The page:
T. S. Eliot Drama Analysis
T. S. Eliot’s conservative dramaturgy is clearly expressed in his 1928 essay “Dialogue on Dramatic Poetry” in which, as C. L. Barber notes, he suggests that “genuine drama” displays “a tension between liturgy and realism.” To be sure, Eliot differed sharply from the advocates of Ibsenite realism, maintaining throughout his career that untrammeled realism operating outside the limitations of art did not produce classic harmony. In consequence, Eliot relied on a number of traditional forms, including the Mass and Greek drama. On the other hand, he created new verse forms, convinced that traditional forms such as Shakespearean blank verse would be inadequate to express modern experience. In Sweeney Agonistes, he made use of the rhythms of vaudeville, believing that such robust entertainment contained the seeds of a popular drama of high artistic quality, comparable to the achievements of the great Elizabethan and Jacobean playwrights.
Modern religious drama, Eliot believed, “should be able to hold the interest, to arouse the excitement, of people who are not religious.” Redemption is the theme of all of his plays, a theme explored on different levels. For example, Becket’s understanding, in Murder in the Cathedral, that salvation is a willing submission to a larger pattern is developed and tempered in the later social comedies.
In almost all of his plays, Eliot presents characters on a continuum of spiritual understanding, including the martyr or saint figure, the “guardians” (the spiritual advisers), the common folk (capable of limited perception or at least of accommodation), and the uncomprehending. In The Family Reunion and The Cocktail Party, respectively, Harry and Celia experience a sense of having sinned and the desire to atone. Celia’s illumination is also characterized by a sense of having failed another person. Her martyrdom is correspondingly more moving, not because it is graphically described, but because it seems inexorable.
In The Confidential Clerk, Colby, whose search for a human father parallels his desire for a divine one, experiences his éclaircissement as a private moment in a garden and works out his salvation as an organist. In the aforementioned plays, guardian figures abound. Agatha councils Harry to follow attendant Eumenides if he wishes to expiate the family curse; Julia, Alex, and Reilly not only show Celia the way to enlightenment but reinstate the Chamberlaynes’ marriage; the retired valet Eggerson offers Colby a job as an organist and predicts his eventual entry into holy orders. Eliot’s last play, The Elder Statesman, is the only one in which human love is an adequate guide to divine love; in that sense, Monica, in her affection for her fiancé and in her unwavering love for her father despite his faults, is a guardian figure.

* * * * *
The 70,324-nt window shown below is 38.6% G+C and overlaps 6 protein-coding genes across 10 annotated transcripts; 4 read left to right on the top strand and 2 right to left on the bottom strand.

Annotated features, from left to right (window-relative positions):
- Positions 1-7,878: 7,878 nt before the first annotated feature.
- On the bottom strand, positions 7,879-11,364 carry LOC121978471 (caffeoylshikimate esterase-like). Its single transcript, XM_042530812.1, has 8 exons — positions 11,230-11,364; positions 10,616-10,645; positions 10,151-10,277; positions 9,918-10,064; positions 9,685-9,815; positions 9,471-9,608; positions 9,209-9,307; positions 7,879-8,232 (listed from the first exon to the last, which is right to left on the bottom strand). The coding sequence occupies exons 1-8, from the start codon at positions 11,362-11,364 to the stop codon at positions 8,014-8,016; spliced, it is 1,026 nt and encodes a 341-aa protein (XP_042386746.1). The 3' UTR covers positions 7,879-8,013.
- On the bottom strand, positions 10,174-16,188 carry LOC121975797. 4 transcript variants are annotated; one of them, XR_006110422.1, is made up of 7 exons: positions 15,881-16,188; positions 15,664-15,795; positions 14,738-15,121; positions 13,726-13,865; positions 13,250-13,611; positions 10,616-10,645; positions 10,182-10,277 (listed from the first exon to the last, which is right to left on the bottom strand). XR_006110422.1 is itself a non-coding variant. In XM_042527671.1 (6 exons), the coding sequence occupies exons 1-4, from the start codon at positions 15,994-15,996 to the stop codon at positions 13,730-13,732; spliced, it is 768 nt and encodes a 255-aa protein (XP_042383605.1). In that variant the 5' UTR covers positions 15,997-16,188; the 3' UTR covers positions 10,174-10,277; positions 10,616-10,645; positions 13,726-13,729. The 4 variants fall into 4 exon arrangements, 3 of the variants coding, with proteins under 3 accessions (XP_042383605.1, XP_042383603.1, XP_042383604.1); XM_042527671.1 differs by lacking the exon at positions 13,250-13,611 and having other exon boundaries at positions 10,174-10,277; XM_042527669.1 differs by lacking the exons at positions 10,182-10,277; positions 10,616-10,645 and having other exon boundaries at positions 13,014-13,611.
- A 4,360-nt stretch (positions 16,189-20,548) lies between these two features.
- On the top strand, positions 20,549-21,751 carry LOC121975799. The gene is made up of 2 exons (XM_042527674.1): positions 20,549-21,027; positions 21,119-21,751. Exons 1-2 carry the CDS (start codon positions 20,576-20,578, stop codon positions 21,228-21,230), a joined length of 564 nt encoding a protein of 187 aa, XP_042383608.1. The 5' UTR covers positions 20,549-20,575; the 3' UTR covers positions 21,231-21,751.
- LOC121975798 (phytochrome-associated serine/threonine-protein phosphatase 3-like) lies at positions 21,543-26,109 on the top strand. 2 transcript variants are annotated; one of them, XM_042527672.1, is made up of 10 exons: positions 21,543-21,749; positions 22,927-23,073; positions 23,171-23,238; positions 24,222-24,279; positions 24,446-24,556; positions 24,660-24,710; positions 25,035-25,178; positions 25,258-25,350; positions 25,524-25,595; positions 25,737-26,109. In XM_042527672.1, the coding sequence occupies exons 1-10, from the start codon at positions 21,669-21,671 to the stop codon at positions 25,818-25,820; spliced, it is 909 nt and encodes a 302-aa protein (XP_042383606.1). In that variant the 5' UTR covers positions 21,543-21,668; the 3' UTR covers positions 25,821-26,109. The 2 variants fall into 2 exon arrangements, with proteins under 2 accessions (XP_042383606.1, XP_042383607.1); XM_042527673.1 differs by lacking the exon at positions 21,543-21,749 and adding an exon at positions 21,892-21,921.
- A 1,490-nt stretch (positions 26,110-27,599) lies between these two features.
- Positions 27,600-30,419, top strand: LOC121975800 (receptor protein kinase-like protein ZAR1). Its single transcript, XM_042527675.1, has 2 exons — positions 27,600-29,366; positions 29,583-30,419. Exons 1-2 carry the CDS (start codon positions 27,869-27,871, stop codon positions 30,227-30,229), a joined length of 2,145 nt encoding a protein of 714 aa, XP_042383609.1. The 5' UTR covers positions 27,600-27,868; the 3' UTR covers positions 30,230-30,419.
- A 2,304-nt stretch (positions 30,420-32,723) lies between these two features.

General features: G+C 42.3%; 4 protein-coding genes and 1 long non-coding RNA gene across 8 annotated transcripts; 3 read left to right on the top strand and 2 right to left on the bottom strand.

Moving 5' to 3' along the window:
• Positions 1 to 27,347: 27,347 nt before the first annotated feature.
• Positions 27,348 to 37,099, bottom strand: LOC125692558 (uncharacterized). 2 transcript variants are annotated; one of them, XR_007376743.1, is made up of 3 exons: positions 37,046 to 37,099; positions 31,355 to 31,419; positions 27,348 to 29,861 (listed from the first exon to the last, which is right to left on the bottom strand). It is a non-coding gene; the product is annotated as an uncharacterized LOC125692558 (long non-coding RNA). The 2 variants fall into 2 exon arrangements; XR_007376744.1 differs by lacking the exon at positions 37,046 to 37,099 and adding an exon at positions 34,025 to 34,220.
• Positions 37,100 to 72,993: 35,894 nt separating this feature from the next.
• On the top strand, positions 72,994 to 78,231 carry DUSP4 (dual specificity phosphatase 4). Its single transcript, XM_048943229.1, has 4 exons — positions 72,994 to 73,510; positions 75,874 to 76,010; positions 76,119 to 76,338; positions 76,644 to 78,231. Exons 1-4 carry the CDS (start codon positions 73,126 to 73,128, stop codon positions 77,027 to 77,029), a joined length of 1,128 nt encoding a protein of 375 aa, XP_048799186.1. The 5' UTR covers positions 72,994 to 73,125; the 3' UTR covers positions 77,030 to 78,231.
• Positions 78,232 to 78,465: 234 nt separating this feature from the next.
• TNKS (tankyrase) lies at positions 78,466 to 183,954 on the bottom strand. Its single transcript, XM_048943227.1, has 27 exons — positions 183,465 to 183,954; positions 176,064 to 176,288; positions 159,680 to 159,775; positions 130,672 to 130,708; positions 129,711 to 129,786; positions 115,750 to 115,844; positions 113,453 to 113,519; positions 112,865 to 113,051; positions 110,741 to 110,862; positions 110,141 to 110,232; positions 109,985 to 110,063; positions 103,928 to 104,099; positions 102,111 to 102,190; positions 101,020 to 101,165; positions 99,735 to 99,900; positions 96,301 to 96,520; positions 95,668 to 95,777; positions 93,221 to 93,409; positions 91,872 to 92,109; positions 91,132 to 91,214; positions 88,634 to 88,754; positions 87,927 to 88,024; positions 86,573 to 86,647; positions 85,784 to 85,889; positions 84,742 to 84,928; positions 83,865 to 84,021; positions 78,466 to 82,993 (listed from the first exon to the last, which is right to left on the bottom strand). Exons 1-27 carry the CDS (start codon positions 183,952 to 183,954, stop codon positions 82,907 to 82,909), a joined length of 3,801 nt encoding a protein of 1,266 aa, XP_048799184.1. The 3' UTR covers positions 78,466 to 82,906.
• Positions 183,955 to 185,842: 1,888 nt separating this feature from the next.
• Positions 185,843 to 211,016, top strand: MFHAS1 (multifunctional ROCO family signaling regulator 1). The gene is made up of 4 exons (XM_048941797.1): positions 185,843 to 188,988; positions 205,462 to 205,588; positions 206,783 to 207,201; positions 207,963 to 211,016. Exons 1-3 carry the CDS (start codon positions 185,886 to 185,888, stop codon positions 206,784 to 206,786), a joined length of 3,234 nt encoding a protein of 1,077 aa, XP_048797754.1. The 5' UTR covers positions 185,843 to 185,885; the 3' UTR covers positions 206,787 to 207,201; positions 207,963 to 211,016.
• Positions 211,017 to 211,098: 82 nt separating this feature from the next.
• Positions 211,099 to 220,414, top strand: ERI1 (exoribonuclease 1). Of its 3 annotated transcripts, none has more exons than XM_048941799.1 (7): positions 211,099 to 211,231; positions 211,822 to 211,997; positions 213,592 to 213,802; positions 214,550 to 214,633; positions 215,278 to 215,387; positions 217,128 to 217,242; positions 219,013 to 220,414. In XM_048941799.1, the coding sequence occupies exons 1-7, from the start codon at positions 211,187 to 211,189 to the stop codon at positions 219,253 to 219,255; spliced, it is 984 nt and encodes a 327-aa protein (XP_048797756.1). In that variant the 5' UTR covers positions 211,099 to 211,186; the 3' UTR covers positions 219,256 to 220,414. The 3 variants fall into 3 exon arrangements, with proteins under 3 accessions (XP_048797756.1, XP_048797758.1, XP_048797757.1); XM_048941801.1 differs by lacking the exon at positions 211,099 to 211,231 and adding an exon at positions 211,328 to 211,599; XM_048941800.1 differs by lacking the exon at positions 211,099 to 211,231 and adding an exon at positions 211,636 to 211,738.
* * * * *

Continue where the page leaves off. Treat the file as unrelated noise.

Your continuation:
A development in the characterization of the common people may be seen as well. Because of their foolishness or their attempt to dominate, all of Harry’s relatives seem lost to perceptiveness, except, perhaps, for his Uncle Charles, who begins to feel “That there is something I could understand, if I were told it.” A wider hope is held out in The Cocktail Party, for while not all may follow Celia’s path, the Chamberlaynes learn to accept the “good life” that is available to them, and even Peter, in love with Celia, may learn to “see” through the same qualities that make him a film producer. Again, while Colby withdraws from the family circle, those who remain—no matter how superficially mismatched—engage in a communion characterized most of all by a desire to understand and to love. Finally, in The Elder Statesman, Eliot achieves a balance in his continuum of characters, for he presents the salvation of the Calvertons by love as well as the possibility that, through Monica, Michael might return to find his self-identity, while both Gomez and Mrs. Carghill become lost souls as they pursue their revenge.